Craft beer is quite popular these days. I’ve always loved it and never much cared for the American Lagers. After a recent beer tasting it was revealed that the reason why lager beer companies want you to drink their beer ice cold, is so you really don’t taste it. The lower the temperature, the more it “freezes out” the taste.
If you pick up a bottle of craft beer or even some more popular brands like Guinness, you will find labelled on the can or bottle the recommended temperature for storing and serving. You won’t find that on a bottle of beer like American Budweiser, Mexican Corona, Venezuelan Polar or Brazilian Skol. These are basically all your very same or similar beers. They are only meant to be drank, not savored nor cherished, just simply to wash the food down or quench your thirst. And there is nothing wrong with that, nothing at all.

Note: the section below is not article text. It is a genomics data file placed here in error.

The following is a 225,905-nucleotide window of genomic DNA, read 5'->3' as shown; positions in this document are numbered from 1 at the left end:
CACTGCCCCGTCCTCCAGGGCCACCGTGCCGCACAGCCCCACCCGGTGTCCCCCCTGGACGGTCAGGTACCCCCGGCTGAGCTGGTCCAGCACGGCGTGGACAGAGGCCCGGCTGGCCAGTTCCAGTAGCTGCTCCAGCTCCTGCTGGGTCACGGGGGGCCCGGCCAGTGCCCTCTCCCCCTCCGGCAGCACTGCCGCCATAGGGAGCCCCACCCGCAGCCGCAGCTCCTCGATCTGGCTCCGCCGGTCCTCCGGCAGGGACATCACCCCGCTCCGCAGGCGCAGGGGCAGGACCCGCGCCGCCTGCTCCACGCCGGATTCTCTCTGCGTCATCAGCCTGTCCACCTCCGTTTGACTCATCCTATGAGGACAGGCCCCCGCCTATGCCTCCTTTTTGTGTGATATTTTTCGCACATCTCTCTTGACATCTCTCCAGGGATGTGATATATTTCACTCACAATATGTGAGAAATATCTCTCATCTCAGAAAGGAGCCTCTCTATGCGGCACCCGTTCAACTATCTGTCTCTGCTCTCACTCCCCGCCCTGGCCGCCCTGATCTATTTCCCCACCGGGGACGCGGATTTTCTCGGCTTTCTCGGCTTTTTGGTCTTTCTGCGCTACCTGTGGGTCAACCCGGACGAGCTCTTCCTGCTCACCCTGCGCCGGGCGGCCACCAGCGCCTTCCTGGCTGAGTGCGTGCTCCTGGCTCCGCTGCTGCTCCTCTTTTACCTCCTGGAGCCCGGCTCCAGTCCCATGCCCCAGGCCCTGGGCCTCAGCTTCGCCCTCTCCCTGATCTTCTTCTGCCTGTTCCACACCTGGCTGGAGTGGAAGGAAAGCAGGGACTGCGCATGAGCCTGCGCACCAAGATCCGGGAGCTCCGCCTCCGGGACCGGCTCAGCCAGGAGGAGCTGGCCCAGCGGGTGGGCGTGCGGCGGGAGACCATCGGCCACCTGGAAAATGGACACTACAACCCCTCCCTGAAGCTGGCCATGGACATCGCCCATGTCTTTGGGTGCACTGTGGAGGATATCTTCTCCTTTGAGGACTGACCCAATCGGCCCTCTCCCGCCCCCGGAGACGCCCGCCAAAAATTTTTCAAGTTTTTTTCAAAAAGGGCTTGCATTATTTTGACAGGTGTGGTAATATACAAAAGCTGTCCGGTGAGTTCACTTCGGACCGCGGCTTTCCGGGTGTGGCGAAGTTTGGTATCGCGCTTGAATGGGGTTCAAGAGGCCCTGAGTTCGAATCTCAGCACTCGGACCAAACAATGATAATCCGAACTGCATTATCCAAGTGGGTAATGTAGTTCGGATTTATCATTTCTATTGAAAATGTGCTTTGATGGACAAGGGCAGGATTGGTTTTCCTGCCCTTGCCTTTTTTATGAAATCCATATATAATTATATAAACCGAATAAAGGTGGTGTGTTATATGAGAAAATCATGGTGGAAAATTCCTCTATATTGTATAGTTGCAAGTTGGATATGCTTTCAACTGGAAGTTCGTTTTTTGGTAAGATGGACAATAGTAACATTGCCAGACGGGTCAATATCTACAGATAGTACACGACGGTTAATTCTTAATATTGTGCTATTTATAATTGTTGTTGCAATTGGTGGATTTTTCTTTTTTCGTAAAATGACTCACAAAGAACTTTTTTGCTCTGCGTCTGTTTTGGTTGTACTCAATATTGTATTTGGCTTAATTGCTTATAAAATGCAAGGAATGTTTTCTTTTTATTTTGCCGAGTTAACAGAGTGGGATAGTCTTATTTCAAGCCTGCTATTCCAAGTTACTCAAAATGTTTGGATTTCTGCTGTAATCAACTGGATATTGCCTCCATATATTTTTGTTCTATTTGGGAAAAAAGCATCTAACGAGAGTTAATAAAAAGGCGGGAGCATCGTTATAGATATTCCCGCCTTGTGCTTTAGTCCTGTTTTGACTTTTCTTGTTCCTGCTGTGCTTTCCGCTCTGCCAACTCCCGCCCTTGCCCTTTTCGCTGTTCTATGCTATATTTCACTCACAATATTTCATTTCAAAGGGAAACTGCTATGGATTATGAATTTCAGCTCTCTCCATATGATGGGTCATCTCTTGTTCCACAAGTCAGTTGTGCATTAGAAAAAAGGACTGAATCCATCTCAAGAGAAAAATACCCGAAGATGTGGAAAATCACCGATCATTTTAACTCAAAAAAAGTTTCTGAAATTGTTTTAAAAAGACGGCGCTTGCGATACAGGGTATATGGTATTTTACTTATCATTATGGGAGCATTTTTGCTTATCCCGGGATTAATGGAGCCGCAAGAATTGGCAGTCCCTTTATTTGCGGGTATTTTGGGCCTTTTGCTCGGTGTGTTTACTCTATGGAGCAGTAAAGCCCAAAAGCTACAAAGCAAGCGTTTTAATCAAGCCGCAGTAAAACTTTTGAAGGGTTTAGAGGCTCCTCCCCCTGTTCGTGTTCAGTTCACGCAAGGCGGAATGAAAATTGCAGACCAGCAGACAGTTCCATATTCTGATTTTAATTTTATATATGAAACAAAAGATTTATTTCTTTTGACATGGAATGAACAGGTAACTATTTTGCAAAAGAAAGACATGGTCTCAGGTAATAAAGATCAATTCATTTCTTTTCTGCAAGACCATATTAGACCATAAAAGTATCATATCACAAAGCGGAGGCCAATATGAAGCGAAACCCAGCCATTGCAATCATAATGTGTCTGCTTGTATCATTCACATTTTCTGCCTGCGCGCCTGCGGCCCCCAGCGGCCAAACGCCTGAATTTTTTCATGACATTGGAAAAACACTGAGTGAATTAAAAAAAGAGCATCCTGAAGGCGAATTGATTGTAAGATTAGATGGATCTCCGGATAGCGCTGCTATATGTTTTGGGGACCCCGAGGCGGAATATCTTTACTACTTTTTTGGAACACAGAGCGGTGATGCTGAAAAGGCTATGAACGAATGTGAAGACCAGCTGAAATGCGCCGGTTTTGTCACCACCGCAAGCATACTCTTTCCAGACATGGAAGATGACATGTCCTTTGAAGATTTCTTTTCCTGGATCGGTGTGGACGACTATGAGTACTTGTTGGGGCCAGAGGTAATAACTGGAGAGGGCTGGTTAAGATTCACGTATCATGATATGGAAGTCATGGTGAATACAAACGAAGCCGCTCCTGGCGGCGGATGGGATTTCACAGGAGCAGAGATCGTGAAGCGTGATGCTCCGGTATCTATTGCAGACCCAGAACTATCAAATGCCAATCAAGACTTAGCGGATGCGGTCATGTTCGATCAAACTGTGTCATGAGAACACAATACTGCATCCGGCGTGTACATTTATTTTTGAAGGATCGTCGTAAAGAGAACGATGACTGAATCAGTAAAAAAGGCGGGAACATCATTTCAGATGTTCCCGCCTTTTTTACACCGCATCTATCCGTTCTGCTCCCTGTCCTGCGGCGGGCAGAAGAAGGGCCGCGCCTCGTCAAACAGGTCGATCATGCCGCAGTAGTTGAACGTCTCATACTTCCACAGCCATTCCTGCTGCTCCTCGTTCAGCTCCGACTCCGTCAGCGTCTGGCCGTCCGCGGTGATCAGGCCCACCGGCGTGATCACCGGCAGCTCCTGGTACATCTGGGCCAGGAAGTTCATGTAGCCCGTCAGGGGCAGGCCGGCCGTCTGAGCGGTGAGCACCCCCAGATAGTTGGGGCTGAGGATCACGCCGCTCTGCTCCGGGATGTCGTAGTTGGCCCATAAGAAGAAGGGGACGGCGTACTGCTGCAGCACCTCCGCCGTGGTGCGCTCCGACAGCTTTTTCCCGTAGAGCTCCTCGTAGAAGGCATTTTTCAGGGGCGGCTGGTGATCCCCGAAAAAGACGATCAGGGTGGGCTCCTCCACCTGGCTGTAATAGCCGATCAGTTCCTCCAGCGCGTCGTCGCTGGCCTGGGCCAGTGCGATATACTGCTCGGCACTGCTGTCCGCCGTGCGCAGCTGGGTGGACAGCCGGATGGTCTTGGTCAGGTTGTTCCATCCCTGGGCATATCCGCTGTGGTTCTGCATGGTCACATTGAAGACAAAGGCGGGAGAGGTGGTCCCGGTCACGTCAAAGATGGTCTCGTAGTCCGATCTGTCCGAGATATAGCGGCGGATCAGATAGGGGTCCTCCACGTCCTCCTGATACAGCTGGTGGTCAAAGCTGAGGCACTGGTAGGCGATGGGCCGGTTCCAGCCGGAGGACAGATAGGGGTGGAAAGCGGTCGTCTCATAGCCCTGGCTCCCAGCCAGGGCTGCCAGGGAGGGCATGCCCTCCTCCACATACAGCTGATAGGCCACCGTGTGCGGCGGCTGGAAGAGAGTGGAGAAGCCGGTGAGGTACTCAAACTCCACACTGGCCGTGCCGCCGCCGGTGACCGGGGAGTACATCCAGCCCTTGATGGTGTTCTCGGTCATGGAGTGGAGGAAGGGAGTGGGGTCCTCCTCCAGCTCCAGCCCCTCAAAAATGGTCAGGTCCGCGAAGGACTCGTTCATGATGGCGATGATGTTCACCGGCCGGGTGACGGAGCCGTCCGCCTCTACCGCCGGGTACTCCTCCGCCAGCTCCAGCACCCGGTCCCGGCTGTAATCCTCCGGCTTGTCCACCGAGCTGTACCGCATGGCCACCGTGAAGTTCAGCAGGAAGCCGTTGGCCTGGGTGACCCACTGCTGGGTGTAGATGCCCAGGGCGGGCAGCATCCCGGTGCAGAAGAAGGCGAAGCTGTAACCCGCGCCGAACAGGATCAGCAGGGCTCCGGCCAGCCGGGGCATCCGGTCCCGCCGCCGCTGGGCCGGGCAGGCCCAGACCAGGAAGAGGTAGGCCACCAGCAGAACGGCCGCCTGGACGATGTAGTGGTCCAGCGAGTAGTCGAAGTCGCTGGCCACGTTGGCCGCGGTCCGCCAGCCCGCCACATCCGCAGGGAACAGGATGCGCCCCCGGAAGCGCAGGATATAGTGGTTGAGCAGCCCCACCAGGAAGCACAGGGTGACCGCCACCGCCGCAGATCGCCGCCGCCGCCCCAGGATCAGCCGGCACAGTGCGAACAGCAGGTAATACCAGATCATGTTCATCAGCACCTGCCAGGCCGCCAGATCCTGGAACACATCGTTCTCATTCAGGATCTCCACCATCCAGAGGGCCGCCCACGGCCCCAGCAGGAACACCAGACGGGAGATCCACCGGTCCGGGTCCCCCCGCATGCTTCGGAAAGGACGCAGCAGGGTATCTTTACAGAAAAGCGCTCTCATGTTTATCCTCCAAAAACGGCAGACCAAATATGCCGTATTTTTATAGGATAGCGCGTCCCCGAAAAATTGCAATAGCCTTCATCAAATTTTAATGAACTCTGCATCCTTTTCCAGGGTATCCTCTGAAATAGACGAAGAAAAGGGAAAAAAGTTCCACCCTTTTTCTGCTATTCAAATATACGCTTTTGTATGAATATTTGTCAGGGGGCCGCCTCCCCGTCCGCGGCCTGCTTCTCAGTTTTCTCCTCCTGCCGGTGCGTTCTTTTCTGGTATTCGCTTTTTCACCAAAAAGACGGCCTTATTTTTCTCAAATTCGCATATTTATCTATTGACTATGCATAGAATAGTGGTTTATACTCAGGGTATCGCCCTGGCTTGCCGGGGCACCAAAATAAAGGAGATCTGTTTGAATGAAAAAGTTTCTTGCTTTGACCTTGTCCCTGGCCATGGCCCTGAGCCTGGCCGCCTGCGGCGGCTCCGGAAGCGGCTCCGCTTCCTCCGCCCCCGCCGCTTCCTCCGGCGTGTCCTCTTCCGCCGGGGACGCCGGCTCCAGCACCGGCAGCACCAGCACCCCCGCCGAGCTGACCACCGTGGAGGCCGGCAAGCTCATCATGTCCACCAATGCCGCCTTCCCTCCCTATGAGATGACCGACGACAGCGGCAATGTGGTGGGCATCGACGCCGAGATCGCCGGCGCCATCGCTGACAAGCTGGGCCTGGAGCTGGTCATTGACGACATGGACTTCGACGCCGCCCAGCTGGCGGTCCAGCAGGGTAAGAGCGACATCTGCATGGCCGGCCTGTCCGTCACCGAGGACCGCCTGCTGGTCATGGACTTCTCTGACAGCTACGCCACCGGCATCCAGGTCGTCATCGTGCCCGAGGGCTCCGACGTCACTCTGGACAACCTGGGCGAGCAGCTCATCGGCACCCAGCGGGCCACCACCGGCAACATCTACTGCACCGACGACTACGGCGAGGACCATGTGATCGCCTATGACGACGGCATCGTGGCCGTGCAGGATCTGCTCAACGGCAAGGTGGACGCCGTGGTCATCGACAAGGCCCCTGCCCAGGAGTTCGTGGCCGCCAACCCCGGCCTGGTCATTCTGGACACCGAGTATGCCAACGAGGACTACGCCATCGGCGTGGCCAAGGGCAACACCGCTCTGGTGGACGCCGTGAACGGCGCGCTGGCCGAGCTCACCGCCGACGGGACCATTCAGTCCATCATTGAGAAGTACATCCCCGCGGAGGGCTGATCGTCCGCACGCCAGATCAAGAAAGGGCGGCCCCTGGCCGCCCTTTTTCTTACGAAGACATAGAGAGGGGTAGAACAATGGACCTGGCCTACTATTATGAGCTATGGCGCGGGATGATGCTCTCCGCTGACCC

In fact, some of the best experiences of my life were sitting on the beach in Fortaleza which is in Northern Brazil. If you look on a globe or map you will see its nearly on the equator which is the hottest part of the planet.
The beer would come ice cold in an insulated plastic container and poured into a small glass. The first sip refreshes you, no need to taste it. The second sip is what you taste but you don’t care because the shrimp caught right in front of you from the ocean come for to feast on. The next sip simply washes down the food, and the last sip is warm. Remember, we are on a hot beach in Brazil on the equator. So after that, if there is anything left in the glass, you throw it out onto the hot sand and refill the glass to start all over. Never once are you thinking of the temperature of the beer except that it should be ice cold and refreshing. There is nothing worse than warm beer unless you are in Northern Ireland and drinking a Guinness at room temperature, then its ok because room temperature there is about 55-60F.
However, back here in reality, beer should be served at the temperature you like it, and if its a bit too cold, don’t worry, after a few minutes it will come down to the temperature where the taste is at its fullest.
Post & Photo by Justin R. Cristaldi
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